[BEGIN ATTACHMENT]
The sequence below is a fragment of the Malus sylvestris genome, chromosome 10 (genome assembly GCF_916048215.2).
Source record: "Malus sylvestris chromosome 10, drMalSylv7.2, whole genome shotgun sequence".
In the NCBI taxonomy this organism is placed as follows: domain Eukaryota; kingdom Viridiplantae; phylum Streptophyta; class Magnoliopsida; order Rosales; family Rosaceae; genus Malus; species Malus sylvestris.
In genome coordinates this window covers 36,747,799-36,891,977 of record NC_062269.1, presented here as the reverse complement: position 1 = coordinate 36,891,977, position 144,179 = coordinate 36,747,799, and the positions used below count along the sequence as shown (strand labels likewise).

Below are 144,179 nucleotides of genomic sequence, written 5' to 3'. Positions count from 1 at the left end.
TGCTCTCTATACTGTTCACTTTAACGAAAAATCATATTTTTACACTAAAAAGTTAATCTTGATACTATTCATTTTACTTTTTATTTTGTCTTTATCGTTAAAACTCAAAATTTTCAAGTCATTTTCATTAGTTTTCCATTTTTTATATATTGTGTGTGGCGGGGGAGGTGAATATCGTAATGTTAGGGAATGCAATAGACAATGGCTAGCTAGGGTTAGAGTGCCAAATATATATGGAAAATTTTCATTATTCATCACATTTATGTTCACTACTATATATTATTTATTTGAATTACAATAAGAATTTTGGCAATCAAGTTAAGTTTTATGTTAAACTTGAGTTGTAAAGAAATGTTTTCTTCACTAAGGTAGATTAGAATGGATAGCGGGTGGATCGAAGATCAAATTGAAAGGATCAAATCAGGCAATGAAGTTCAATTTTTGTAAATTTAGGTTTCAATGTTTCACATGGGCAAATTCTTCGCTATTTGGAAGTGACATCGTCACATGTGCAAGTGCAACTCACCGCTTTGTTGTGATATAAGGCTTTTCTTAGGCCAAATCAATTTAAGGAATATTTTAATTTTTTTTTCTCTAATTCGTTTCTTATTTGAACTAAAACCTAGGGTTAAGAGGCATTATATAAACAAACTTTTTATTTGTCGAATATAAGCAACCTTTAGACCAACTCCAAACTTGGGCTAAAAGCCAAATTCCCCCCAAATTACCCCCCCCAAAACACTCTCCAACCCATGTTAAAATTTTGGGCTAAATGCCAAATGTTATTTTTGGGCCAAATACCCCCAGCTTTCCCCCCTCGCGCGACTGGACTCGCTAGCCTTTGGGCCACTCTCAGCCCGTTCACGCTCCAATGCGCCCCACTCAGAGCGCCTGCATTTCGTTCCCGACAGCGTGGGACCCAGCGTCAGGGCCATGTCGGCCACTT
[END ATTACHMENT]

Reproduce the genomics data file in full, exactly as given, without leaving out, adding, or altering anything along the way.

The sequence below is a fragment of the Malus sylvestris genome, chromosome 10 (genome assembly GCF_916048215.2).
Source record: "Malus sylvestris chromosome 10, drMalSylv7.2, whole genome shotgun sequence".
In the NCBI taxonomy this organism is placed as follows: domain Eukaryota; kingdom Viridiplantae; phylum Streptophyta; class Magnoliopsida; order Rosales; family Rosaceae; genus Malus; species Malus sylvestris.
In genome coordinates this window covers 36,747,799-36,891,977 of record NC_062269.1, presented here as the reverse complement: position 1 = coordinate 36,891,977, position 144,179 = coordinate 36,747,799, and the positions used below count along the sequence as shown (strand labels likewise).

Below are 144,179 nucleotides of genomic sequence, written 5' to 3'. Positions count from 1 at the left end.
TGCTCTCTATACTGTTCACTTTAACGAAAAATCATATTTTTACACTAAAAAGTTAATCTTGATACTATTCATTTTACTTTTTATTTTGTCTTTATCGTTAAAACTCAAAATTTTCAAGTCATTTTCATTAGTTTTCCATTTTTTATATATTGTGTGTGGCGGGGGAGGTGAATATCGTAATGTTAGGGAATGCAATAGACAATGGCTAGCTAGGGTTAGAGTGCCAAATATATATGGAAAATTTTCATTATTCATCACATTTATGTTCACTACTATATATTATTTATTTGAATTACAATAAGAATTTTGGCAATCAAGTTAAGTTTTATGTTAAACTTGAGTTGTAAAGAAATGTTTTCTTCACTAAGGTAGATTAGAATGGATAGCGGGTGGATCGAAGATCAAATTGAAAGGATCAAATCAGGCAATGAAGTTCAATTTTTGTAAATTTAGGTTTCAATGTTTCACATGGGCAAATTCTTCGCTATTTGGAAGTGACATCGTCACATGTGCAAGTGCAACTCACCGCTTTGTTGTGATATAAGGCTTTTCTTAGGCCAAATCAATTTAAGGAATATTTTAATTTTTTTTTCTCTAATTCGTTTCTTATTTGAACTAAAACCTAGGGTTAAGAGGCATTATATAAACAAACTTTTTATTTGTCGAATATAAGCAACCTTTAGACCAACTCCAAACTTGGGCTAAAAGCCAAATTCCCCCCAAATTACCCCCCCCAAAACACTCTCCAACCCATGTTAAAATTTTGGGCTAAATGCCAAATGTTATTTTTGGGCCAAATACCCCCAGCTTTCCCCCCTCGCGCGACTGGACTCGCTAGCCTTTGGGCCACTCTCAGCCCGTTCACGCTCCAATGCGCCCCACTCAGAGCGCCTGCATTTCGTTCCCGACAGCGTGGGACCCAGCGTCAGGGCCATGTCGGCCACTT